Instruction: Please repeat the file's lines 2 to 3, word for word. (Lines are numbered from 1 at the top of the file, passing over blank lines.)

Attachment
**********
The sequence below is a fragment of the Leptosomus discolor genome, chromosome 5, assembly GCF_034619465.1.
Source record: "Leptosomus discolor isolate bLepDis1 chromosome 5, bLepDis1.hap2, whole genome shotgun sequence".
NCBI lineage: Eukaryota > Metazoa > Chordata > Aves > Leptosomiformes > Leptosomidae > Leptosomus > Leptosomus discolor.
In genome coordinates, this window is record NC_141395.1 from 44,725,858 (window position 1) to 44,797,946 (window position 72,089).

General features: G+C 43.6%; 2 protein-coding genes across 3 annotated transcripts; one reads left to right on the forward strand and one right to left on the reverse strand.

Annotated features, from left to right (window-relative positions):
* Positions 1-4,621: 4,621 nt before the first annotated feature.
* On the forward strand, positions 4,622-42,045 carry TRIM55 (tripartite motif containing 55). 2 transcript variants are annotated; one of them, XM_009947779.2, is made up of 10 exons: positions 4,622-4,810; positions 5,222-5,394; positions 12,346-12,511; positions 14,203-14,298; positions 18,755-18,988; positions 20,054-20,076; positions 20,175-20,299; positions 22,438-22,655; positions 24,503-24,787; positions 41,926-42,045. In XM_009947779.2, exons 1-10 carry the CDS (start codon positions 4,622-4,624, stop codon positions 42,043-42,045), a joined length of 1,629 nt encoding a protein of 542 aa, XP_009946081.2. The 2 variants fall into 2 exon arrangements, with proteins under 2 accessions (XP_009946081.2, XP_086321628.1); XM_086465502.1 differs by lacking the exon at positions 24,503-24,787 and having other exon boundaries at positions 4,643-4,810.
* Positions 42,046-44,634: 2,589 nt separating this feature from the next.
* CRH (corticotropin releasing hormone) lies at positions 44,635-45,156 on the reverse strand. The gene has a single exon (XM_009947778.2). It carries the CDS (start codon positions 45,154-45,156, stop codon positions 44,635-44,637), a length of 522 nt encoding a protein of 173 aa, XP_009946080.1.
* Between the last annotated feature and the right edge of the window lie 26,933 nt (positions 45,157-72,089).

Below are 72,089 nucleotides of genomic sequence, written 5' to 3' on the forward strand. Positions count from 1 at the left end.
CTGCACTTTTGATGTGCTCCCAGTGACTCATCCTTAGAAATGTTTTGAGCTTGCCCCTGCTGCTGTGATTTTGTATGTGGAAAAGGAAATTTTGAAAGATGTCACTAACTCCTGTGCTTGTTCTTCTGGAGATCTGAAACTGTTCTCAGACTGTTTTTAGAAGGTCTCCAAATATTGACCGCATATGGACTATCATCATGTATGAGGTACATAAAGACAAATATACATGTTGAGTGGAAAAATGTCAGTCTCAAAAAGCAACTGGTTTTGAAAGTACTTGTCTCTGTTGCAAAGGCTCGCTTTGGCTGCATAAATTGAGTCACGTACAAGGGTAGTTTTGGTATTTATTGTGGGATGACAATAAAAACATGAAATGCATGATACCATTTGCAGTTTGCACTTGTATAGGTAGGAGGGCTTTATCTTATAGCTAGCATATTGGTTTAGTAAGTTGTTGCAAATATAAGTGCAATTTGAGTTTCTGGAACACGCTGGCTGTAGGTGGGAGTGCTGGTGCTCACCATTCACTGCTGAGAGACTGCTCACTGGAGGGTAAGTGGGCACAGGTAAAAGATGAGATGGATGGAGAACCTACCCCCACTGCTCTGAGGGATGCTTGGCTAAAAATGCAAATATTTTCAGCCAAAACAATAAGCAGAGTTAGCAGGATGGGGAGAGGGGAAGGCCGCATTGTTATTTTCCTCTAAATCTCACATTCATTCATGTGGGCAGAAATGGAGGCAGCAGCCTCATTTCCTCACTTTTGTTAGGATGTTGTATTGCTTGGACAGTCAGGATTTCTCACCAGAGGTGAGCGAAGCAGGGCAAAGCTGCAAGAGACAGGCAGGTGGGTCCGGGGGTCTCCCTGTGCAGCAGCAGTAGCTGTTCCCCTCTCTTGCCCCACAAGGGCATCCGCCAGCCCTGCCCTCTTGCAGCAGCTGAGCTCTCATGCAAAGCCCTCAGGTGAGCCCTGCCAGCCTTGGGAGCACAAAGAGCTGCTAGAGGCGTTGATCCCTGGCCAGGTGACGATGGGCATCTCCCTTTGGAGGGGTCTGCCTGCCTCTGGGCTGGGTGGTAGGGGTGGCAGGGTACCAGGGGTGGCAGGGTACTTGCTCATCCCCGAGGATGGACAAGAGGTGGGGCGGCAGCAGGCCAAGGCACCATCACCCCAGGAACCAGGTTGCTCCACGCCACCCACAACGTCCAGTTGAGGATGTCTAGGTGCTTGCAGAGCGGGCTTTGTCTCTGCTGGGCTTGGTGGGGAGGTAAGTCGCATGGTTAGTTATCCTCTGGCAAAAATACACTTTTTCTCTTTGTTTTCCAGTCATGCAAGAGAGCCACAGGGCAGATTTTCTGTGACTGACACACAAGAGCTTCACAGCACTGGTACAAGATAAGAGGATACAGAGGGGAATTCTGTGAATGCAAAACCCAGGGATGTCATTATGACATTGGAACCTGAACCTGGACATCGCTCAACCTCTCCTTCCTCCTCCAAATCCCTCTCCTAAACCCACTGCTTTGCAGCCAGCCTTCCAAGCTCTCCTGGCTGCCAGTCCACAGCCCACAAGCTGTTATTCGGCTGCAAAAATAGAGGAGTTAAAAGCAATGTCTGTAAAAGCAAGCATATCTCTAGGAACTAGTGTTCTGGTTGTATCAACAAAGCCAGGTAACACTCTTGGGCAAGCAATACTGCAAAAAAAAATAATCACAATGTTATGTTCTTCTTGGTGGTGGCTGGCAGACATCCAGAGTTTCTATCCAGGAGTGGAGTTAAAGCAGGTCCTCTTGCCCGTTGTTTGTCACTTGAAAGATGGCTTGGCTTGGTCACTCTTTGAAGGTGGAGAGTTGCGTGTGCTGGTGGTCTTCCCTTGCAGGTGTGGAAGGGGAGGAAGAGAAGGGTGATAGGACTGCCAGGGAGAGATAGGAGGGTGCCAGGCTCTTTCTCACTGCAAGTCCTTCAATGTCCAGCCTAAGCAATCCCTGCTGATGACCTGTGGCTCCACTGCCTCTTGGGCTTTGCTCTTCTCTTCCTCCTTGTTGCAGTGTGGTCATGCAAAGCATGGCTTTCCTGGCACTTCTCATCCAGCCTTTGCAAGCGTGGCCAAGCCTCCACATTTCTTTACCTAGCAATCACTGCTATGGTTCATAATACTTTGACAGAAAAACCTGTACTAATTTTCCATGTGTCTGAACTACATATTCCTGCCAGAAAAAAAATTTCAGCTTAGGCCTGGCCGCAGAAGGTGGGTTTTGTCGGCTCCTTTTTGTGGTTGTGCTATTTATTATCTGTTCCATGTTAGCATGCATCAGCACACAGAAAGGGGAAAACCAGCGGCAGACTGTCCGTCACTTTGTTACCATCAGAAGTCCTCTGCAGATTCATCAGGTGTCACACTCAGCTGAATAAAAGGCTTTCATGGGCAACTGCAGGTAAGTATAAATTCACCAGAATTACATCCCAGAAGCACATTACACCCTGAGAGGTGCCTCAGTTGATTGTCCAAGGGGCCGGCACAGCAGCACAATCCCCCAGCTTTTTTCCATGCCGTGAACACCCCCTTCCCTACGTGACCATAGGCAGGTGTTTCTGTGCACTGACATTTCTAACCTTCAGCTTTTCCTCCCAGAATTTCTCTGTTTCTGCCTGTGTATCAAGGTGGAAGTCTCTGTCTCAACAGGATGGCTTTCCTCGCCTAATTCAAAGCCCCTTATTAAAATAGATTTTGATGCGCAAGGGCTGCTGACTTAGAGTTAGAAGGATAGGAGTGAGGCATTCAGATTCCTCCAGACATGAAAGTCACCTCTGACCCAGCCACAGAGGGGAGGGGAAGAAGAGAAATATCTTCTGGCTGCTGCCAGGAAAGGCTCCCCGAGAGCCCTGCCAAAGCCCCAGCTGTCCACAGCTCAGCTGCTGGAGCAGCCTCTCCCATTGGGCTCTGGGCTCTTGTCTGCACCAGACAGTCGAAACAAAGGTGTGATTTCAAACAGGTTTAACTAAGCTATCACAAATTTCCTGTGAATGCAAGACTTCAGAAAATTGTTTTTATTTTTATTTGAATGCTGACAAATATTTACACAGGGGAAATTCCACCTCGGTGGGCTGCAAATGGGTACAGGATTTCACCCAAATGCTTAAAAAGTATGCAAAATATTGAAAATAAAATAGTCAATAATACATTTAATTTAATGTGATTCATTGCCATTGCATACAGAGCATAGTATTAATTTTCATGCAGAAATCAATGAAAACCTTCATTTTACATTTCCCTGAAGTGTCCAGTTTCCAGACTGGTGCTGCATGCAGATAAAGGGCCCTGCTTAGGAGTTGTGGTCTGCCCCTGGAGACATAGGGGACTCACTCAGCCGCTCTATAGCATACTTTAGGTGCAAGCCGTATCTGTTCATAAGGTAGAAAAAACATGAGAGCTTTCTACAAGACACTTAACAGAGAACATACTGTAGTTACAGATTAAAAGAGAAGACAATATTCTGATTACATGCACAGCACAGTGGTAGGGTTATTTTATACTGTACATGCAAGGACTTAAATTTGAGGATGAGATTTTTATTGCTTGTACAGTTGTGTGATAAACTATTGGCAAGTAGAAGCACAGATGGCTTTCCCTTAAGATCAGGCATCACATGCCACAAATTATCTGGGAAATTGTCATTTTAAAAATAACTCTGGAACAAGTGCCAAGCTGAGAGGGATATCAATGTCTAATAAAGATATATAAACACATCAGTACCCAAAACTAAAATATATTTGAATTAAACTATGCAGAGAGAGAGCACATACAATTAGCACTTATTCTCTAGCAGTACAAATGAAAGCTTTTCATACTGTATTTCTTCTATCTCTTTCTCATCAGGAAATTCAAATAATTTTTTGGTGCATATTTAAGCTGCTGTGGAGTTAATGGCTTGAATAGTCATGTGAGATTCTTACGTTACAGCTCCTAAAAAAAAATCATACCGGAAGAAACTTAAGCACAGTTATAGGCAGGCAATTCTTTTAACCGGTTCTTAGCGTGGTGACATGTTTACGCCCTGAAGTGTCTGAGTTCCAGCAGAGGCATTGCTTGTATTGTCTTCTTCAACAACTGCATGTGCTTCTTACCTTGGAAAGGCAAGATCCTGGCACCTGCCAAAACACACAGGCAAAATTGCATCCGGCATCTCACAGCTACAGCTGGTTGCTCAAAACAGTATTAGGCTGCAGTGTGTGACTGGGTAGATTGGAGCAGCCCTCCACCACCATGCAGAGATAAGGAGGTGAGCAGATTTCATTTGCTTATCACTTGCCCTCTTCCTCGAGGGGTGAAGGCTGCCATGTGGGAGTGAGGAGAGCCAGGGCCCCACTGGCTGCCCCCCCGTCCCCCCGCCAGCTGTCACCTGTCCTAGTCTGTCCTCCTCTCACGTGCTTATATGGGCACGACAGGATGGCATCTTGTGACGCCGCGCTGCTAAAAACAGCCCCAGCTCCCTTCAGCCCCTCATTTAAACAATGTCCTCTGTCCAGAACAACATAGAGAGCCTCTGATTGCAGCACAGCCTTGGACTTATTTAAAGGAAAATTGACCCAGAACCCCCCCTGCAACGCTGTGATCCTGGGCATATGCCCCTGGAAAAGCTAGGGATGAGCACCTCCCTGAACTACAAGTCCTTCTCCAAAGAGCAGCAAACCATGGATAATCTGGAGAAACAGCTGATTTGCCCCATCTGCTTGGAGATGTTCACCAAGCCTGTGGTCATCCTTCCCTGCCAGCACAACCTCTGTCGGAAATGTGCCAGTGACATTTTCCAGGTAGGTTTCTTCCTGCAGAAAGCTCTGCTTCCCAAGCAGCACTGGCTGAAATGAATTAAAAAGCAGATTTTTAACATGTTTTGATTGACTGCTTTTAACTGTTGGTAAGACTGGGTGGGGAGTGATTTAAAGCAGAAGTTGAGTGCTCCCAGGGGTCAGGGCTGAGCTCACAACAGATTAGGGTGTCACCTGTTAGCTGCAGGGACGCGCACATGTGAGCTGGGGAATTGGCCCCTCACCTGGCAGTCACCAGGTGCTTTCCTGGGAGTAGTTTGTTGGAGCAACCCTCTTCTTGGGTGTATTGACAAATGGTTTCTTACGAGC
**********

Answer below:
Source record: "Leptosomus discolor isolate bLepDis1 chromosome 5, bLepDis1.hap2, whole genome shotgun sequence".
NCBI lineage: Eukaryota > Metazoa > Chordata > Aves > Leptosomiformes > Leptosomidae > Leptosomus > Leptosomus discolor.